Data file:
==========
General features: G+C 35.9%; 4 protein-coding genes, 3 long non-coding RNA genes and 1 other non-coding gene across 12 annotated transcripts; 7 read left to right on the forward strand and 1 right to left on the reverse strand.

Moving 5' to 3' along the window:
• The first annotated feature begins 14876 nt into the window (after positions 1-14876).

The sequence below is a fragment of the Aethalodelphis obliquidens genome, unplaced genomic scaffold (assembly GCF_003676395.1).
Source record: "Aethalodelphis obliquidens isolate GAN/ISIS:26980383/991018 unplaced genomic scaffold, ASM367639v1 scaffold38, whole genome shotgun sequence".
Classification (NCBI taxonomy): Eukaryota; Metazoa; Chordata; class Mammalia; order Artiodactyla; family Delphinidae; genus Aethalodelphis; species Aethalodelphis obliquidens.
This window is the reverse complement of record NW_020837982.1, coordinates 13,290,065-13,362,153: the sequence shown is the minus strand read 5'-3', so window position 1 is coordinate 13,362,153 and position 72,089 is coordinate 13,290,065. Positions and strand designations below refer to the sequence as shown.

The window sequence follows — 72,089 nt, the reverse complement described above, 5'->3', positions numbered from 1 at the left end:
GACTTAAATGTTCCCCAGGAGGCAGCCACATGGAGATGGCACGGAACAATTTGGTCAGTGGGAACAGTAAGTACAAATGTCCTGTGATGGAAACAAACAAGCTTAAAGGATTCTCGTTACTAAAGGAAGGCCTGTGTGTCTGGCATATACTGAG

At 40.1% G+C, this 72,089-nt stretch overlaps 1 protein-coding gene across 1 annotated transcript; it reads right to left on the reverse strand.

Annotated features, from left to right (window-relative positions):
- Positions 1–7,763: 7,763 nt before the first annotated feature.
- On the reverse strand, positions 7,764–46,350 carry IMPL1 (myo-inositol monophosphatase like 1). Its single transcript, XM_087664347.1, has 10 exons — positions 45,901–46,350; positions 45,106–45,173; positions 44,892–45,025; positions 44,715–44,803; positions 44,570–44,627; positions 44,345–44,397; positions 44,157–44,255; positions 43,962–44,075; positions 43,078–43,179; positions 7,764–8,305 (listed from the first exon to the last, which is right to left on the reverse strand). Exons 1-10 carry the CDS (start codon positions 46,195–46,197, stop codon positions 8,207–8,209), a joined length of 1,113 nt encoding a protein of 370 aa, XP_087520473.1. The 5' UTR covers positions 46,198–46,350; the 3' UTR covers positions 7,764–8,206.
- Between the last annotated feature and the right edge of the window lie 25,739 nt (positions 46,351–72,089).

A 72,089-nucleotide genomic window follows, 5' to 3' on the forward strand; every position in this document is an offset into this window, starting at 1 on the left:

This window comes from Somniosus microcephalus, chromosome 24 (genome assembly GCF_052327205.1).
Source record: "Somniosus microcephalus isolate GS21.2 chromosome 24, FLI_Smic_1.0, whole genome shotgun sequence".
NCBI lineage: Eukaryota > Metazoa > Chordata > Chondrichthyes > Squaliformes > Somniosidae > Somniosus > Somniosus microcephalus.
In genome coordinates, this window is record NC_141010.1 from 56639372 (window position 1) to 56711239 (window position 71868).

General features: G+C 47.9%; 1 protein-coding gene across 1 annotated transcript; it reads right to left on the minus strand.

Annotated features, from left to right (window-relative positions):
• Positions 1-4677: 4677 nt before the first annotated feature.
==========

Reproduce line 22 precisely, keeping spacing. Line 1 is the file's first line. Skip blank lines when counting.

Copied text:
• Positions 1-4677: 4677 nt before the first annotated feature.